Treatment of hepatocellular carcinoma with octreotide: a randomised controlled study
- aDepartment of Gastroenterology, University Hospital, PO Box 1352, Heraklion 71100, Crete, Greece, bDepartment of Pharmacology, cDepartment of Social Medicine, Biostatistics Laboratory, Medical School, University of Crete
- Professor Kouroumalis.
- Accepted 16 July 1997
Background—Standard treatment of inoperable hepatocellular carcinoma has not been established. Somatostatin has been shown to possess antimitotic activity against a variety of non-endocrine tumours.
Aims—To assess the presence of somatostatin receptors in human liver and to treat advanced hepatocellular carcinoma with the somatostatin analogue, octreotide.
Methods—Somatostatin receptors were measured in liver tissue homogenates from patients with acute and chronic hepatitis, cirrhosis, and hepatocellular carcinoma. Fifty eight patients with advanced hepatocellular carcinoma were randomised to receive either subcutaneous octreotide 250 μg twice daily, or no treatment. Groups were comparable with respect to age, sex, Okuda classification, presence of cirrhosis, and liver biochemistry and virology.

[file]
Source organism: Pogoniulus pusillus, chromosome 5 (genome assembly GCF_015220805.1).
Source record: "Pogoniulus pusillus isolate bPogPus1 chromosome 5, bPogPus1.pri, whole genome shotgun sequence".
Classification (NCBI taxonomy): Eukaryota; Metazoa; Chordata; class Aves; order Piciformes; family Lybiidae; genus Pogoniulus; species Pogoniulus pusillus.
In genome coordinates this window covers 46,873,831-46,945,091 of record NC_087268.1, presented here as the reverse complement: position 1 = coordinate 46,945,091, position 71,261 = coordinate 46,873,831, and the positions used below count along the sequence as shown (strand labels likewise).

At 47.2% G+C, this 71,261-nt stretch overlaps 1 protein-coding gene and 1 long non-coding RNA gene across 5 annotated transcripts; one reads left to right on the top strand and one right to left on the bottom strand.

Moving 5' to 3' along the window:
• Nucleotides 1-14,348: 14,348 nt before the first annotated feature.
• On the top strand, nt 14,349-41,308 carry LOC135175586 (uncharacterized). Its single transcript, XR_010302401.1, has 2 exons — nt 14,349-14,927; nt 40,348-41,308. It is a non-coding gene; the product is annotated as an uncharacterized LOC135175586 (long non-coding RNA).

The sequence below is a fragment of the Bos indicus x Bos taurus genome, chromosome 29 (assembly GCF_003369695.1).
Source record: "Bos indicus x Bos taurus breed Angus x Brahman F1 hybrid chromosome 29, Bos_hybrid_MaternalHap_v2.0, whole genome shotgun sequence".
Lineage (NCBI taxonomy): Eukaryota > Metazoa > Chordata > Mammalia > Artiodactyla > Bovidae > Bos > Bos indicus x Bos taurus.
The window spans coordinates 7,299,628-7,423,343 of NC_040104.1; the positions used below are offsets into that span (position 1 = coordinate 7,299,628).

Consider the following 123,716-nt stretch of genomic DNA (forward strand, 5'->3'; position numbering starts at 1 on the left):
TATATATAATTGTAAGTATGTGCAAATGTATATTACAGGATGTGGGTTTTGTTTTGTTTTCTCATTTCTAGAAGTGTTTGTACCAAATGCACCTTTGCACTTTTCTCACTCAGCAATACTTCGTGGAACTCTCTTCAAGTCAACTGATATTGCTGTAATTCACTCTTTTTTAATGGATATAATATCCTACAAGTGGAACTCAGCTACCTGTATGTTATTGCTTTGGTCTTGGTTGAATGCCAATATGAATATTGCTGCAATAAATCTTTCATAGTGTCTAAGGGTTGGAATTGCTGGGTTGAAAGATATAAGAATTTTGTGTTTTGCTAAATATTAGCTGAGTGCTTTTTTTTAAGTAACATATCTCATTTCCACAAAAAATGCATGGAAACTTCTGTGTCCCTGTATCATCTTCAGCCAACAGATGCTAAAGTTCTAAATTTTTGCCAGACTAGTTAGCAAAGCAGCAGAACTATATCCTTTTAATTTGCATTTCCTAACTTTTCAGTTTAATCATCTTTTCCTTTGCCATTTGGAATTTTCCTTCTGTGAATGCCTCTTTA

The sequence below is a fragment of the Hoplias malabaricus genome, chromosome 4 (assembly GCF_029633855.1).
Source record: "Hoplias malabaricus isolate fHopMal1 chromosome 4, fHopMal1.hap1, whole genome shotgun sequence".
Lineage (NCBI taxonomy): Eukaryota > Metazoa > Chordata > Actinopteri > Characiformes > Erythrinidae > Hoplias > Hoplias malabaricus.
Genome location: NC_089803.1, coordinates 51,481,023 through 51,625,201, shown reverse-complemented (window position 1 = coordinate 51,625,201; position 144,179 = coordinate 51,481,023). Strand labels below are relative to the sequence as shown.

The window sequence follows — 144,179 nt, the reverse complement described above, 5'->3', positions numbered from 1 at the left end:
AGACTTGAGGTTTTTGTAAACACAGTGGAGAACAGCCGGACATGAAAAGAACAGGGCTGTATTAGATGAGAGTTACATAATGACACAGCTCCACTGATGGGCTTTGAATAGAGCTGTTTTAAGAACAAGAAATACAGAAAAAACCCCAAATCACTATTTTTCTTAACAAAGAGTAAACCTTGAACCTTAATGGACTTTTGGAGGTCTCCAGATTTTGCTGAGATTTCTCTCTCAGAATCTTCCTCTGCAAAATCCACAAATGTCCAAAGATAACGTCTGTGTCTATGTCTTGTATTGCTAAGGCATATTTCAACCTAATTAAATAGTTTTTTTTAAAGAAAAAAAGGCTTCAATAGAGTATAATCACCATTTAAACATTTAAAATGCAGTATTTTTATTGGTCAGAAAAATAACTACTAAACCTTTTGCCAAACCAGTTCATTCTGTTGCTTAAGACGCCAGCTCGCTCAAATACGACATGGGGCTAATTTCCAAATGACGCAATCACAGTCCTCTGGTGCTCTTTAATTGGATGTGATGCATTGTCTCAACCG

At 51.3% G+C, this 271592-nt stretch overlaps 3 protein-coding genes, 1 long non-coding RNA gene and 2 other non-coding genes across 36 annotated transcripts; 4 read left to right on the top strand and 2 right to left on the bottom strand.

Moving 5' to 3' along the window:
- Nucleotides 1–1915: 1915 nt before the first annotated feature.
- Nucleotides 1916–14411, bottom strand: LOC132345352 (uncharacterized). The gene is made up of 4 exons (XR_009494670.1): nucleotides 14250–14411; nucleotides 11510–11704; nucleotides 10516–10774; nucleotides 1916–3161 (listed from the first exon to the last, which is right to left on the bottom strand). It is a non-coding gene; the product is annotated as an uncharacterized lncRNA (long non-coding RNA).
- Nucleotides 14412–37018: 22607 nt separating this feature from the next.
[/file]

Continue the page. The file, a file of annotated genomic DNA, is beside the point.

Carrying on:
Results—Various amounts of somatostatin receptors were identified in liver tissue of all patients including those with hepatocellular carcinoma. Treated patients had an increased median survival (13 months versus four months, p=0.002, log rank test) and an increased cumulative survival rate at six and 12 months (75% versus 37%, and 56% versus 13% respectively). Octreotide administration significantly reduced α fetoprotein levels at six months. When a multivariable Cox’s proportional hazards model was fitted, variables associated with increased survival were: treatment administration, absence of cirrhosis, increased serum albumin, and small tumours. Treated patients clearly had a lower hazard (0.383) in the multivariate analysis.
Conclusions—Octreotide administration significantly improves survival and is a valuable alternative in the treatment of inoperable hepatocellular carcinoma.